Thursday, December 11, 2008

Irish Beef Stew

1/4 cup olive oil
1 1/2 pounds stew beef, cut into 1-inch pieces
8 large garlic cloves, minced
6 cups beef stock or canned beef broth
I cup of Guinness beer
1 cup of fine red wine
2 tablespoons tomato paste
1 tablespoon sugar
1/2 tablespoon dried thyme
1 tablespoon Worcestershire sauce
2 bay leaves
2 tablespoons (1/4 stick) butter
3 pounds russet potatoes, peeled, cut into 1/2-inch pieces (about 7 cups)
1 large onion, chopped
2 cups 1/2-inch pieces peeled carrots
Salt and Pepper


1 Heat olive oil in heavy large pot over medium-high heat. Add beef and sauté until brown on all sides, about 5 minutes. Add garlic and sauté 1 minute. Add beef stock, Guinness, red wine, tomato paste, sugar, thyme, Worcestershire sauce and bay leaves. Stir to combine. Bring mixture to boil. Reduce heat to medium-low, then cover and simmer 1 hour, stirring occasionally.

2 While the meat and stock is simmering, melt butter in another large pot over medium heat. Add potatoes, onion and carrots. Sauté vegetables until golden, about 20 minutes. Set aside until the beef stew in step one has simmered for one hour.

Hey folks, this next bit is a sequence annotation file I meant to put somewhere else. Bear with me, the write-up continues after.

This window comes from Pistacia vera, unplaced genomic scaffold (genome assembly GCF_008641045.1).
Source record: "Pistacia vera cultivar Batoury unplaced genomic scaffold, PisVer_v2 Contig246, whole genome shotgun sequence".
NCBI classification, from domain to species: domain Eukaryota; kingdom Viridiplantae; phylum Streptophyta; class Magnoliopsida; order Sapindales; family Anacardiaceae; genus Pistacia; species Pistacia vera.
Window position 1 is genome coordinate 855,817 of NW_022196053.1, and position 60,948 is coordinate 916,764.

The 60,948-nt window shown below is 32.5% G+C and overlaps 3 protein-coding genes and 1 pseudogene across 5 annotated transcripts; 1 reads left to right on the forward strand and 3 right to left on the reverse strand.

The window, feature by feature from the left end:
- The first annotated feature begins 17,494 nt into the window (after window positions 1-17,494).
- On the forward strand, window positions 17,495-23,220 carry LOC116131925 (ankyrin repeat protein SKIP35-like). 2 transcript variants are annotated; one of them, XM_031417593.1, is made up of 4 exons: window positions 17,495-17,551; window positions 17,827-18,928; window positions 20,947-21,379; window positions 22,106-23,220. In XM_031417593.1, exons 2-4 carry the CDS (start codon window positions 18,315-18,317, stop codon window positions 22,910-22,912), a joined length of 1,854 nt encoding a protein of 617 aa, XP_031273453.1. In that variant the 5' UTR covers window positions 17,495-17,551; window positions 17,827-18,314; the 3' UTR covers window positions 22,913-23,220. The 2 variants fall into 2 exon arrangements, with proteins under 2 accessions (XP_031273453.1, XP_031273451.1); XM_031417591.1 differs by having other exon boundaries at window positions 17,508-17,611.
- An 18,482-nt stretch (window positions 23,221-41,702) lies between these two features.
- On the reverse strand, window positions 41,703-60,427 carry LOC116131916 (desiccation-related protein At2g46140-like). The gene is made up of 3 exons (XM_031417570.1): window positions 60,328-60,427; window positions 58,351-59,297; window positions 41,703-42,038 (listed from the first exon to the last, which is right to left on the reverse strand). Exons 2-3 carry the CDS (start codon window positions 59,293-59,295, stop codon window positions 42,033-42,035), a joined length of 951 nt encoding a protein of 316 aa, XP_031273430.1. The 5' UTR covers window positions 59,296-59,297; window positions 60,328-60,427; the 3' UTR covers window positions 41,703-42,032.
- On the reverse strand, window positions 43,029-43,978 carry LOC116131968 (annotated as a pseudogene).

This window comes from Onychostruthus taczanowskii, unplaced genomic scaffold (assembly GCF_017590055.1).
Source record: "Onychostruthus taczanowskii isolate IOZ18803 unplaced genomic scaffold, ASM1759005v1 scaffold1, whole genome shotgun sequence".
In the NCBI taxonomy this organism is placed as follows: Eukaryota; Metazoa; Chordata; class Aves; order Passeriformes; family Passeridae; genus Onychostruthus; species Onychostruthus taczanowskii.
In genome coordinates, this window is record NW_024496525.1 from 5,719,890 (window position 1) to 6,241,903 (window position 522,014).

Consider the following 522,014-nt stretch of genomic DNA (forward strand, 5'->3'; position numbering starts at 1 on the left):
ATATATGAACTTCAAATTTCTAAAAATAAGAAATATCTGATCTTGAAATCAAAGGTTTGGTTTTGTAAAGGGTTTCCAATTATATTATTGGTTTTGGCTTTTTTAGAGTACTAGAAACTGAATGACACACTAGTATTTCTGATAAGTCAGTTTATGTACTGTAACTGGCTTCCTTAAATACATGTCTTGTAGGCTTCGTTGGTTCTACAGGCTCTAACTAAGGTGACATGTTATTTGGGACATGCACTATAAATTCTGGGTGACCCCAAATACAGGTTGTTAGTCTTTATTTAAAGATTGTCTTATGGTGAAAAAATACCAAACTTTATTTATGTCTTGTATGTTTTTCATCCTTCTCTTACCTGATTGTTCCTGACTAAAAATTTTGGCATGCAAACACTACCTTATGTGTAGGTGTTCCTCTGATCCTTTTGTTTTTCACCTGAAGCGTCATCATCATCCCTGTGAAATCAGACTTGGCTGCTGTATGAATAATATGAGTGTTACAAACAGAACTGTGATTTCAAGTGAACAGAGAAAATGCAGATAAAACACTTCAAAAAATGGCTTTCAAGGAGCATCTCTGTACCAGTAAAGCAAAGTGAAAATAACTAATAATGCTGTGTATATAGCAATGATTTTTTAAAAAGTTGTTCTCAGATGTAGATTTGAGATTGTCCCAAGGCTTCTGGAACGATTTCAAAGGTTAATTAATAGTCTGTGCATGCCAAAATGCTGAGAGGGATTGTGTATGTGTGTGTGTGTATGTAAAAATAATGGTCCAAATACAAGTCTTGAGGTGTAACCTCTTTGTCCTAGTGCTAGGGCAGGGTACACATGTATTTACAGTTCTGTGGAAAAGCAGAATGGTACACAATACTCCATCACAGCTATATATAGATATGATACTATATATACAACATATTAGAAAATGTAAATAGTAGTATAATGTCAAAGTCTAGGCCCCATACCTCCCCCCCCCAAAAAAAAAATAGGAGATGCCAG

3 Add vegetables to beef stew. Simmer uncovered until vegetables and beef are very tender, about 40 minutes. Discard bay leaves. Tilt pan and spoon off fat. Transfer stew to serving bowl. Sprinkle with parsley and serve. (Best when prepared up to 2 days ahead. Salt and pepper to taste. Cool slightly. Refrigerate uncovered until cold, then cover and refrigerate. Bring to simmer before serving.)

Serves 2 to 4..

Picture shown is double recipe and served 7 (with some going back for thirds……..Oscar).


1. Cut the top of the loaf out with a knife angled toward the center, so you end up with a round pyramid "plug".

2. Press the inside of the loaf with your fingers out from the center to make more room inside. (Wetting your fingers a bit helps.)

3. Put the bowl in the oven for about 15 minutes at 350. It will dry out nicely.

4. When you remove the bowl from the oven, let it cool a bit, then press out the inside of the bowl just a bit more. The now-dry bread will compact even more, creating a roomy and sturdy bowl for the stew.


  1. The stew looks delicious, the picture makes all the diference. Do you eat the bowl?

  2. I second the delicious-ness. Gimme gimme...

  3. Yes, the beauty of a bread bowl is that you may eat it.